Word separation in non-printed texts

In texts that are not or at least not primarily intended for printing, word separation is usually dispensed with. This affects most of the content on the Internet, such as websites or e-mails . Since the display of such texts and thus the appropriate position for the line break can vary greatly depending on the device (screen width , font size, etc.), it is usually not possible to set the word separation automatically or manually as part of the text generation. This task would have to be taken over by the software of the end device, in the case of websites, for example, by the browser .

However, since the automatic word division is time-consuming and error-prone, it is often dispensed with, whereby the lines are simply broken at the appropriate place after the end of a word and only hyphens are taken into account as additional possible dividing points. This usually results in left-justified text that looks more or less “tattered” on the right. This can be counteracted by justified representation , which, however, has the disadvantage that very wide spaces can arise.

The lack of word separation is particularly problematic in the case of excessively long words compared to the line width: In extreme cases, a single word that goes beyond the intended line length or even the possible screen width can destroy the layout . Preventing this is in turn a more or less well-fulfilled task of the respective software of the terminal. If necessary, performing software can help itself by forcing a line break at an arbitrary point in the word, disregarding orthographic rules.

In the HTML standard, ­a “conditional hyphen” is provided as a usable character with which a website programmer could specify (“soft”, i.e. conditional) dividing points. Also CSS provides ways to handle the problem. However, both mechanisms are not supported by all browsers, are not ignored by all search engines and are therefore not very common.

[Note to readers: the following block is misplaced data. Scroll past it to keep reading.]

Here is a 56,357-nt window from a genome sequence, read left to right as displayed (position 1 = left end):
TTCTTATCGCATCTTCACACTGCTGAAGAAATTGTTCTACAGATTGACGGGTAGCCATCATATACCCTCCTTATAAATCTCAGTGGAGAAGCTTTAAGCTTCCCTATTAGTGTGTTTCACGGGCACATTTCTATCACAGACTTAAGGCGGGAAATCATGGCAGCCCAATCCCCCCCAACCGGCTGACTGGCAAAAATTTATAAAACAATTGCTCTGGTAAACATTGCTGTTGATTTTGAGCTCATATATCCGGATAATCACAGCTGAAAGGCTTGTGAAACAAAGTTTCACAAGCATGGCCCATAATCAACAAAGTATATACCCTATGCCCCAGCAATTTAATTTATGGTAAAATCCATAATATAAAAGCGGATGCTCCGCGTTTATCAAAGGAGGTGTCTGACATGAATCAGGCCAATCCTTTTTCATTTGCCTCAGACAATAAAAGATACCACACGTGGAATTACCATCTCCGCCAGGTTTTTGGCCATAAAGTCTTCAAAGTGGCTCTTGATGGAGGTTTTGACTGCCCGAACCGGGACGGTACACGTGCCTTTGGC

“Word Breaking” in URLs

The "word separation" within long URLs poses a particular problem . Since the hyphen is a permitted and frequently used character in URLs, it would not be clear whether a hyphen at the end of a line is a hyphen belonging to the URL or an inserted one Hyphen is. For example, the URL http://de.wikipedia.org/wiki/Wort-trahme could mean both http://de.wikipedia.org/wiki/Wort-trammlung and for http://de.wikipedia.org/wiki / Word separation.

URLs should therefore "not" be separated by a hyphen, but rather be broken without inserting a (ambiguous) separator. Instead, within texts, a URL should be delimited by unique characters that must not be part of a URL. RFC 3986 , Appendix C, recommends using "double quotation marks" or <angle brackets>, i.e. a lower and a higher character (see also URL # URLs in texts ). Long URLs and the likely separations (especially in emails ) can be avoided by using short URLs .


See also


Web links

Wiktionary: word separation  - explanations of meanings, word origins, synonyms, translations
Wiktionary: Hyphenation  - explanations of meanings, word origins, synonyms, translations

Individual evidence

  1. ↑ Word separation . Duden
  2. Utz Maas : The connection correlation of German in the horizon of a typology of syllable structure . (PDF, 1.8 MB) In: P. Auer u. a. (Ed.): Syllable cuts and tone accents . Niemeyer, Tübingen 2002, pp. 11–34, here p. 19.